(33,856 posts)
2. My thoughts are to assign watching the movie in class, rather than reading the book
Fri Nov 3, 2023, 12:26 PM
Nov 2023

To Kill a Mockingbird the movie could start some lively discussions in class, and it wouldn't seem like such a chore that reading the book (and writing a book report) might become. American students need to be familiar with the book because it's one of the foundation stones of our American literature. Educators would be remiss if they failed to teach this book to high school-aged kids. But perhaps the classic movie of To Kill A Mockingbird - watched in class and carefully discussed - might be enough to achieve that.


(11,697 posts)
4. I don't get how "progressive" teachers wouldn't want to teach this book
Fri Nov 3, 2023, 12:44 PM
Nov 2023

I hadn't read Mockingbird until a few months ago, once I got started I couldn't put it down. And yes, the racism and use of the word "n_____" made me uncomfortable, but I suppose we need to feel uncomfortable to gain at least a very small understanding of how things are for other people.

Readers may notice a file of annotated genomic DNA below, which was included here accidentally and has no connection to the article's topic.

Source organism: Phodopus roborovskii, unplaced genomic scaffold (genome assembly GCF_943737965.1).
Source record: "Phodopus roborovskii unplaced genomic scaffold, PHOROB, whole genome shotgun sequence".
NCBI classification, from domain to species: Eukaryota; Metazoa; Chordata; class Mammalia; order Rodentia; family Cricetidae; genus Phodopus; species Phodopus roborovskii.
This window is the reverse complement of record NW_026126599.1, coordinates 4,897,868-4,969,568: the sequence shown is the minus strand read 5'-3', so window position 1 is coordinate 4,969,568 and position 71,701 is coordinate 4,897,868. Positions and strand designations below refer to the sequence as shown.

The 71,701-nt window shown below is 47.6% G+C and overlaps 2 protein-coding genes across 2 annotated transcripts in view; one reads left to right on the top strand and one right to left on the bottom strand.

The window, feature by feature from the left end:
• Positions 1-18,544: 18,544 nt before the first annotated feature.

And I have to admit to having mixed feelings about other classic authors using "n______" as well, Mark Twain and Ernest Hemingway come to mind. Hemingway's use of the term, especially, seems to normalize a word that's no longer acceptable among decent people.


(710 posts)
5. What I got from the article
Fri Nov 3, 2023, 01:09 PM
Nov 2023

is that the book made Black students uncomfortable and one White student used it as her excuse to use a racial slur in class. Did I misunderstand?



(1 post)
9. I didn't get even that much -- I just got mad
Mon Nov 6, 2023, 08:57 PM
Nov 2023

That is perhaps what is *alleged* as a motivation for the banning attempt. The long article is in the Washington Post from Hannah Natanson. It's paywalled so *I* haven't read it. However, as a black person who has been in front of middle or high school students every school day for the last 15 years or more, I call BULLSHIT straight up. The article is captioned "the blowback was fierce" -- rest WELL assured, I AM that blowback, And You Should Be Too.


(710 posts)
10. I wasn't advancing an opinion;
Mon Nov 6, 2023, 09:25 PM
Nov 2023

I was asking if I was correct in my reading; that the students voicing their discomfort were of color. That's all.

It's not your decision as to what I should feel. I'm a person of color who can think for myself.



(32,787 posts)
6. I agree with one of the responses after the article
Fri Nov 3, 2023, 01:16 PM
Nov 2023